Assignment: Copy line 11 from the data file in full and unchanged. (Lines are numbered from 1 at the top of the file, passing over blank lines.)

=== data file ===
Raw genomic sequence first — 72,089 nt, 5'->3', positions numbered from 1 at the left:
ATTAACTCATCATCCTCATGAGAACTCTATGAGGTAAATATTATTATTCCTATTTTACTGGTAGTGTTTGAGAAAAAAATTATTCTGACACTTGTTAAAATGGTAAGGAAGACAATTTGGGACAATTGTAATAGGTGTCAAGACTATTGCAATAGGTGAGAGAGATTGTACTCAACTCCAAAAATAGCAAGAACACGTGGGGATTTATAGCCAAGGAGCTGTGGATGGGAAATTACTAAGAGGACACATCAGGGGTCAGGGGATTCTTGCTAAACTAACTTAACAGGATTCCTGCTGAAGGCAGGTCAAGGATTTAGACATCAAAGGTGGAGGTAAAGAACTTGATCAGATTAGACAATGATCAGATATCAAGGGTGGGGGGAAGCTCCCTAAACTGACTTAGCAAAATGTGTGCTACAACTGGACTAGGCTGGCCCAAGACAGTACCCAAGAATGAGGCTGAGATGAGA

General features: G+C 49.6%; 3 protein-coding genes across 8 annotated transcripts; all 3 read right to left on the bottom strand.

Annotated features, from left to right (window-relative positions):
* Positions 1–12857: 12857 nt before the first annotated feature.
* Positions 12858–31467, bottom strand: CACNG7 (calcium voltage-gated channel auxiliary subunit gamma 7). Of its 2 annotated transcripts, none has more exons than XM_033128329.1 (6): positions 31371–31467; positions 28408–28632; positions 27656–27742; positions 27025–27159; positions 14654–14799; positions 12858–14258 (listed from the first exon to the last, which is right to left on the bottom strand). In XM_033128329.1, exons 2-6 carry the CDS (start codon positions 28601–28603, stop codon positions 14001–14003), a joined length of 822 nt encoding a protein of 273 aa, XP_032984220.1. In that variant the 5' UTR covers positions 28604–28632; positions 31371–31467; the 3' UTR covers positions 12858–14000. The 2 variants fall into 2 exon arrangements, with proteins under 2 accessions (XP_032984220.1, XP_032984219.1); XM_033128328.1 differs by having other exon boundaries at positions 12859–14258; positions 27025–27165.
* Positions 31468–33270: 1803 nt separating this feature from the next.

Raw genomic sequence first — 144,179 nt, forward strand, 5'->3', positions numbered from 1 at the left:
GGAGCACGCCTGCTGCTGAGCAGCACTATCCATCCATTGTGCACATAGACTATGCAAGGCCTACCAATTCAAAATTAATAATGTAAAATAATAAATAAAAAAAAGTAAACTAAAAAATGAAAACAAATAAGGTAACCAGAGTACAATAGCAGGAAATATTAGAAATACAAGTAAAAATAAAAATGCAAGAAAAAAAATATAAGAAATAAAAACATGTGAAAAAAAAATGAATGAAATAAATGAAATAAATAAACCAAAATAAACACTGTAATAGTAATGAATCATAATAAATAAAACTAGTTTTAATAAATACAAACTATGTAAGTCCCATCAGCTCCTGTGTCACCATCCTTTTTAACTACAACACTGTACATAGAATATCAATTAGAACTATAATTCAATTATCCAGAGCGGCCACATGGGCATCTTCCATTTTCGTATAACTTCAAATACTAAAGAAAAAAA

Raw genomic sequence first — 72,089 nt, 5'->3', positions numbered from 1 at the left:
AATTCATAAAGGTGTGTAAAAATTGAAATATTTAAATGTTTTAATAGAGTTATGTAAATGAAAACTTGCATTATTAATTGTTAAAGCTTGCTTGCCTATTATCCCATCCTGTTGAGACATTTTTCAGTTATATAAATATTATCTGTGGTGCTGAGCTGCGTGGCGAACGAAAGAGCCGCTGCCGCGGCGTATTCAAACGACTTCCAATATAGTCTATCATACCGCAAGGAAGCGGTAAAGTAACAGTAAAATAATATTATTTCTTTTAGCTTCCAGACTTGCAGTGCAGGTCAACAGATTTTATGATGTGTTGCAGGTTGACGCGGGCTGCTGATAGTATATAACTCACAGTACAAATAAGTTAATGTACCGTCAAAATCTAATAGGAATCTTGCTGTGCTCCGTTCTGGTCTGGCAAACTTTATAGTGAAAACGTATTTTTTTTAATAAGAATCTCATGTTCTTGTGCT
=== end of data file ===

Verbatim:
AATTCATAAAGGTGTGTAAAAATTGAAATATTTAAATGTTTTAATAGAGTTATGTAAATGAAAACTTGCATTATTAATTGTTAAAGCTTGCTTGCCTATTATCCCATCCTGTTGAGACATTTTTCAGTTATATAAATATTATCTGTGGTGCTGAGCTGCGTGGCGAACGAAAGAGCCGCTGCCGCGGCGTATTCAAACGACTTCCAATATAGTCTATCATACCGCAAGGAAGCGGTAAAGTAACAGTAAAATAATATTATTTCTTTTAGCTTCCAGACTTGCAGTGCAGGTCAACAGATTTTATGATGTGTTGCAGGTTGACGCGGGCTGCTGATAGTATATAACTCACAGTACAAATAAGTTAATGTACCGTCAAAATCTAATAGGAATCTTGCTGTGCTCCGTTCTGGTCTGGCAAACTTTATAGTGAAAACGTATTTTTTTTAATAAGAATCTCATGTTCTTGTGCT